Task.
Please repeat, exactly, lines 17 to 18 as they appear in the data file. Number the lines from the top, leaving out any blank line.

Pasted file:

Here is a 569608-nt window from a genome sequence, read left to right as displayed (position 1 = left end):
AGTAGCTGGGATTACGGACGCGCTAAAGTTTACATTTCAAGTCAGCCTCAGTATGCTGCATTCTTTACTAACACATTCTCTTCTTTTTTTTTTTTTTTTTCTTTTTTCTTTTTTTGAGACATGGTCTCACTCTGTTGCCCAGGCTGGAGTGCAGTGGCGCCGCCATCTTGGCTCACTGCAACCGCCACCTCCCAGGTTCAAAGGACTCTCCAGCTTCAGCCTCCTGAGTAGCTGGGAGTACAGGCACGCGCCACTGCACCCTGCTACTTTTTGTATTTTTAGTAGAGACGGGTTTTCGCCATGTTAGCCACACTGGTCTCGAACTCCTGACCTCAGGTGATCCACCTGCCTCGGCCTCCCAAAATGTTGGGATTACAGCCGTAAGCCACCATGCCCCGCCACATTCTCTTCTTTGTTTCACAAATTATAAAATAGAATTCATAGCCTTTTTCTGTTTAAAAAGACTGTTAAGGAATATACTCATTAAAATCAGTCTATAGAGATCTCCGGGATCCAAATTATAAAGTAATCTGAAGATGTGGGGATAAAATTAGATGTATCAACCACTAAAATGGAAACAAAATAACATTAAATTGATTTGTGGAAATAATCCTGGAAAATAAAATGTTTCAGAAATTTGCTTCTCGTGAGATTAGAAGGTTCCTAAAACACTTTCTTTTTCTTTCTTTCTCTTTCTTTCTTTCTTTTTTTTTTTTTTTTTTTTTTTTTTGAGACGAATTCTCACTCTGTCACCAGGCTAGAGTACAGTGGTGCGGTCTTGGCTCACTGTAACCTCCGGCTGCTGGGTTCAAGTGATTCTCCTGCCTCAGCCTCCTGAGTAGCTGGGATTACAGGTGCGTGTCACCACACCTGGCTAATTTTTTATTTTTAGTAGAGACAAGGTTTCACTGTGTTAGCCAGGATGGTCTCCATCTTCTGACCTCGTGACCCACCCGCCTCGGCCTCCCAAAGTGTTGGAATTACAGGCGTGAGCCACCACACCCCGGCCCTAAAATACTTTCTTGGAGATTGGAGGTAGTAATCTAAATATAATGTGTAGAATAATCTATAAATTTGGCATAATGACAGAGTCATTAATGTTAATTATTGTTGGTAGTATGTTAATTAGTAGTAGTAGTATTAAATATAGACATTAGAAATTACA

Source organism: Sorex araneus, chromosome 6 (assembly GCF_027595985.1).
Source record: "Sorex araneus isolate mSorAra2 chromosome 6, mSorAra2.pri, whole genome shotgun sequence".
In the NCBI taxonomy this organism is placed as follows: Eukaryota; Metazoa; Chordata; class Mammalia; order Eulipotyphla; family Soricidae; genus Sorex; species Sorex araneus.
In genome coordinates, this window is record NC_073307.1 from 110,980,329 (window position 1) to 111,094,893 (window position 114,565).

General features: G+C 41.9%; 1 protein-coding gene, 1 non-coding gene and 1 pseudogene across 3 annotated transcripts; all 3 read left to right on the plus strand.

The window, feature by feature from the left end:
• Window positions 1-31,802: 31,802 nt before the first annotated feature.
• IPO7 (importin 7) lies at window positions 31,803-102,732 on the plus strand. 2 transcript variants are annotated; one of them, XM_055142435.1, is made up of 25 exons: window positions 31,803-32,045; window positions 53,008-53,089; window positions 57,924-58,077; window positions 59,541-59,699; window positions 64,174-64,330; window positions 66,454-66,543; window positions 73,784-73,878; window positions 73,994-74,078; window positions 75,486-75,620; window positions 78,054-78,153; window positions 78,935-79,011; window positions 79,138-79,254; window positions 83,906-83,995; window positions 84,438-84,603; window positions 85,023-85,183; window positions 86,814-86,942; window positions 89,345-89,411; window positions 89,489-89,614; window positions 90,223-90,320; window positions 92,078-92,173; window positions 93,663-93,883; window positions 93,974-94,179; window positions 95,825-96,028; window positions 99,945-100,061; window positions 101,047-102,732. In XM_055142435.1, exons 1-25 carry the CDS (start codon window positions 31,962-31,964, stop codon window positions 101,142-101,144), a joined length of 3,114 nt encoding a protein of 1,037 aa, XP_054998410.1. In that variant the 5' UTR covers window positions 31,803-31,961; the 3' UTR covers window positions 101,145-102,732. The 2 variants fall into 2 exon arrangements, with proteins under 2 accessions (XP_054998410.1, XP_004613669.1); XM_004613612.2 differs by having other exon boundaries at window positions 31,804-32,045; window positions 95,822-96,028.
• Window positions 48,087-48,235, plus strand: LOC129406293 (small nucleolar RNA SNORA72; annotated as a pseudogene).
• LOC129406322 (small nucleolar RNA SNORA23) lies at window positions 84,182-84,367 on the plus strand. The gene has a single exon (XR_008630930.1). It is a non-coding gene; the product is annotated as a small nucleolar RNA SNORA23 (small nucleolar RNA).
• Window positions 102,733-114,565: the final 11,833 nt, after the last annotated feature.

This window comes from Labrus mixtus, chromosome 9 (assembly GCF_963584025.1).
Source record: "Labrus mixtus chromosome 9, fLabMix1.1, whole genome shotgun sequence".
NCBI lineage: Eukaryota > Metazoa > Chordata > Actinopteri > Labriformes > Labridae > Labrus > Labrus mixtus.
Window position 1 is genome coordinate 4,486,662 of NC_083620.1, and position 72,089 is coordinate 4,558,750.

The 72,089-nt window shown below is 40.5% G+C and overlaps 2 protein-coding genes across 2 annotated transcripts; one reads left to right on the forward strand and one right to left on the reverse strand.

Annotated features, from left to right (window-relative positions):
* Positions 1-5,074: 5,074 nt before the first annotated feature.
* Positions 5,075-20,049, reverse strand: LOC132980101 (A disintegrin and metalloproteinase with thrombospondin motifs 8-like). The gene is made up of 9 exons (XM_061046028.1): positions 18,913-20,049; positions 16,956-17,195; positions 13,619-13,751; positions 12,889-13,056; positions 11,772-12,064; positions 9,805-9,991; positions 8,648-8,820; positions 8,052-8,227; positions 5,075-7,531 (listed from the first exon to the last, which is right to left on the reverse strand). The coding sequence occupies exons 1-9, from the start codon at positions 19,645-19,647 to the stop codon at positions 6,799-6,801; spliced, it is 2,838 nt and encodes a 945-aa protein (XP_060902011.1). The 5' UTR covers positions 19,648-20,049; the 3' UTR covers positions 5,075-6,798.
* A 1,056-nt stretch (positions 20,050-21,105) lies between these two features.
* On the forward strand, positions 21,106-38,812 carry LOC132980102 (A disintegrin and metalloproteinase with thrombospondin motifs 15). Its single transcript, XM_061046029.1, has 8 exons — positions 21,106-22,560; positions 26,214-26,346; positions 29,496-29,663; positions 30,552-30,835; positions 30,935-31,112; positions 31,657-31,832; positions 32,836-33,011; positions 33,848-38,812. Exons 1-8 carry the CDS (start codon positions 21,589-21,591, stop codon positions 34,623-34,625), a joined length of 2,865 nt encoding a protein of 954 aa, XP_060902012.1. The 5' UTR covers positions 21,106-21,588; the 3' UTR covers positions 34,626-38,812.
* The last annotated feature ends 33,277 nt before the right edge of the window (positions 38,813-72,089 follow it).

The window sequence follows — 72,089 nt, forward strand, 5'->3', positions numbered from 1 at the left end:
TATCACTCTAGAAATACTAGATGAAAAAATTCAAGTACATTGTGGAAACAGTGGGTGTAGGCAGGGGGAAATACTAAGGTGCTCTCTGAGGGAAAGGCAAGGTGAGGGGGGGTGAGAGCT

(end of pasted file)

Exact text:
Window position 1 is genome coordinate 4,486,662 of NC_083620.1, and position 72,089 is coordinate 4,558,750.

The 72,089-nt window shown below is 40.5% G+C and overlaps 2 protein-coding genes across 2 annotated transcripts; one reads left to right on the forward strand and one right to left on the reverse strand.